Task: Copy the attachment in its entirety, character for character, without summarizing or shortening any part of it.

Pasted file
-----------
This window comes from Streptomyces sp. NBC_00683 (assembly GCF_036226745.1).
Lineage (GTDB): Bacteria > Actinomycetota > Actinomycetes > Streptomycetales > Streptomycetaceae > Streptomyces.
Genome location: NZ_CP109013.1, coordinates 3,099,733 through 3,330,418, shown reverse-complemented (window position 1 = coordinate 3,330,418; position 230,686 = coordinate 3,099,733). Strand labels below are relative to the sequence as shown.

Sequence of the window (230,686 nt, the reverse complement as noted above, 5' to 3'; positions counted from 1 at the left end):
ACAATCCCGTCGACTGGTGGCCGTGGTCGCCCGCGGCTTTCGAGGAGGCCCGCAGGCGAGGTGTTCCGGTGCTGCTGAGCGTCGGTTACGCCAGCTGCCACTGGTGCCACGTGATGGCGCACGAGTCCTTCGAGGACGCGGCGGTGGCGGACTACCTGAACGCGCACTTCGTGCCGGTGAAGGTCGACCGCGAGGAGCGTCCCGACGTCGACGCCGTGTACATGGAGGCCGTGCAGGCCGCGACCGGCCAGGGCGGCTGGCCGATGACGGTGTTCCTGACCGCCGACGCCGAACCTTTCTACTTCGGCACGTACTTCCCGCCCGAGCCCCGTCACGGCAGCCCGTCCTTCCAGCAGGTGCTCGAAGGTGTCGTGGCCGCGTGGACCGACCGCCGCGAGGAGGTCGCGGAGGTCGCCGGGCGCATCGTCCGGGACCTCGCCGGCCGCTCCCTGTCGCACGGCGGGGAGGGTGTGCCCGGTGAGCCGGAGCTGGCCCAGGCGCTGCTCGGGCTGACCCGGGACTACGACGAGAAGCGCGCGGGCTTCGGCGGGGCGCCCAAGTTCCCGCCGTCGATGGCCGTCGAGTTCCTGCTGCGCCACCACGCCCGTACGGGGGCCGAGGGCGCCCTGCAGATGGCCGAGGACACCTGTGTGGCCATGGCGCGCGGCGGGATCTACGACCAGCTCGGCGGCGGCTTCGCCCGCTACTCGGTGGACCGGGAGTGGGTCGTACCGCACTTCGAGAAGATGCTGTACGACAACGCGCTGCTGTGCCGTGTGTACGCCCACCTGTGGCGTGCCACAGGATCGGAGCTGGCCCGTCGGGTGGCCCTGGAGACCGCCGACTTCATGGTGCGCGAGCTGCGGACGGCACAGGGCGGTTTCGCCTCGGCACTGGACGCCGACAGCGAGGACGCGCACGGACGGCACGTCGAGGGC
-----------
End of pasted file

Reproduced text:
This window comes from Streptomyces sp. NBC_00683 (assembly GCF_036226745.1).
Lineage (GTDB): Bacteria > Actinomycetota > Actinomycetes > Streptomycetales > Streptomycetaceae > Streptomyces.
Genome location: NZ_CP109013.1, coordinates 3,099,733 through 3,330,418, shown reverse-complemented (window position 1 = coordinate 3,330,418; position 230,686 = coordinate 3,099,733). Strand labels below are relative to the sequence as shown.

Sequence of the window (230,686 nt, the reverse complement as noted above, 5' to 3'; positions counted from 1 at the left end):
ACAATCCCGTCGACTGGTGGCCGTGGTCGCCCGCGGCTTTCGAGGAGGCCCGCAGGCGAGGTGTTCCGGTGCTGCTGAGCGTCGGTTACGCCAGCTGCCACTGGTGCCACGTGATGGCGCACGAGTCCTTCGAGGACGCGGCGGTGGCGGACTACCTGAACGCGCACTTCGTGCCGGTGAAGGTCGACCGCGAGGAGCGTCCCGACGTCGACGCCGTGTACATGGAGGCCGTGCAGGCCGCGACCGGCCAGGGCGGCTGGCCGATGACGGTGTTCCTGACCGCCGACGCCGAACCTTTCTACTTCGGCACGTACTTCCCGCCCGAGCCCCGTCACGGCAGCCCGTCCTTCCAGCAGGTGCTCGAAGGTGTCGTGGCCGCGTGGACCGACCGCCGCGAGGAGGTCGCGGAGGTCGCCGGGCGCATCGTCCGGGACCTCGCCGGCCGCTCCCTGTCGCACGGCGGGGAGGGTGTGCCCGGTGAGCCGGAGCTGGCCCAGGCGCTGCTCGGGCTGACCCGGGACTACGACGAGAAGCGCGCGGGCTTCGGCGGGGCGCCCAAGTTCCCGCCGTCGATGGCCGTCGAGTTCCTGCTGCGCCACCACGCCCGTACGGGGGCCGAGGGCGCCCTGCAGATGGCCGAGGACACCTGTGTGGCCATGGCGCGCGGCGGGATCTACGACCAGCTCGGCGGCGGCTTCGCCCGCTACTCGGTGGACCGGGAGTGGGTCGTACCGCACTTCGAGAAGATGCTGTACGACAACGCGCTGCTGTGCCGTGTGTACGCCCACCTGTGGCGTGCCACAGGATCGGAGCTGGCCCGTCGGGTGGCCCTGGAGACCGCCGACTTCATGGTGCGCGAGCTGCGGACGGCACAGGGCGGTTTCGCCTCGGCACTGGACGCCGACAGCGAGGACGCGCACGGACGGCACGTCGAGGGC